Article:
It’s not a magic trick, and there’s no sleight of hand. If you determine that you’re responsible for something that’s caused someone else displeasure…

(Side note: I’ve said it twice now.  Responsible. Notice I didn’t say, “culpable.” You don’t have to be at fault. If you promise to give a presentation in Anchorage on Tuesday, that’s your responsibility.  If all flights in and out of Anchorage have been cancelled due to a storm for a week, that’s an act of god, and not your fault. Guess what… An apology is still warranted.)

An Adept Apology

If you’re responsible for something that’s caused someone else displeasure… Here are 7 ingredients you can mix together to make an effective apology soup.  You don’t need every one, every time, but when in doubt, don’t skimp.

  • Simply name the offending action or event.  “We at LuluLemon compromised the quality of our clothing by going with a less expensive fabric supplier.” Or, if you don’t catch it that early, “I blamed my customers on national television for the sheerness that was actually caused by an inferior material.” Or, if you were meant to be the keynote speaker in Anchorage, “I didn’t show up for your event.”
  • Express empathy. Demonstrate that you know that your actions had an impact, and that you have enough insight into others that you can imagine what that impact may have been. “You, our customers, came to rely on the quality of our apparel, and have been disappointed, and by showing a bit more tush than you intended, perhaps embarrassed.” Or, if you didn’t catch it that early, “You may have been shocked and disappointed, perhaps offended by my misplaced blame and fat-shaming.” Or, if you didn’t make it to AK, “You were left to twiddle your thumbs without your keynote speaker. I imagine that was disappointing and likely boring.”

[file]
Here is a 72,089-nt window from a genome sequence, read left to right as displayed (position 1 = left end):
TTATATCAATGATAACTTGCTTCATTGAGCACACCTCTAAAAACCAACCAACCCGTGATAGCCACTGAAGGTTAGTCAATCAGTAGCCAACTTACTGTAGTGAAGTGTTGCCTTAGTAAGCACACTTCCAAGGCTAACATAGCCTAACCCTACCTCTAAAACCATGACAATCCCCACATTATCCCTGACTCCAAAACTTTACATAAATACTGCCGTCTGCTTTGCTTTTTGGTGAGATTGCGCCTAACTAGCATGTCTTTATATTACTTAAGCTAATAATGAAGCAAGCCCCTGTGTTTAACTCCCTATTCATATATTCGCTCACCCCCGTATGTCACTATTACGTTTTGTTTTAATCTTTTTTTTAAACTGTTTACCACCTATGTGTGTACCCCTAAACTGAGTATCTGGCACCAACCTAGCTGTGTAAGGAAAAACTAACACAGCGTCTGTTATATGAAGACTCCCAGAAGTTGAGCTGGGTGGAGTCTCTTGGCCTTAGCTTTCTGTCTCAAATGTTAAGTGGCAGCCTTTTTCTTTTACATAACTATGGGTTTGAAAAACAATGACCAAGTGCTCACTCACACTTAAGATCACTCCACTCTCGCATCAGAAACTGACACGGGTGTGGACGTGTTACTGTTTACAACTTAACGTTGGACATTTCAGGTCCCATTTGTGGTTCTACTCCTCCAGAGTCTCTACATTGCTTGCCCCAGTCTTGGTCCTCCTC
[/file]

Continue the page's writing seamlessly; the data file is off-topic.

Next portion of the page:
• Express regret or apology. You don’t have to grovel. Just note that different would have been better. “I’m sorry.” Or, “I wish we hadn’t changed suppliers.” Or, “We’d all be better off if we had stuck with a fabric that was working.” Or, “I never should have said those things.” Or, if you were due in the frozen north, “I wish I could have been there.”
  • Explain (without defense – sans defensiveness – no defending) why it happened. Use “I” language. This is not to be an excuse. Demonstrate that you have the insight that would make this apology meaningful.  This begins to give them assurance that you know enough to be able to prevent its happening again. By the way, keep it brief. This is meant to be a proof of concept, not a treatise. “I was really feeling the pressure, and I didn’t want to damage our (or my) image by admitting we’d compromised quality.” Or, “We put profits ahead of quality.” Or, if you flub the first one, “I really have a problem with prejudice against people who are overweight.” Or, “I lash out like a rabid dog when I feel cornered.”  Notice the “I” language. You didn’t see, “Your thighs are too big.” There was no, “The devil made me do it.” If all the flights were canceled for a week, “I couldn’t get a flight. All the flights were cancelled for a week.”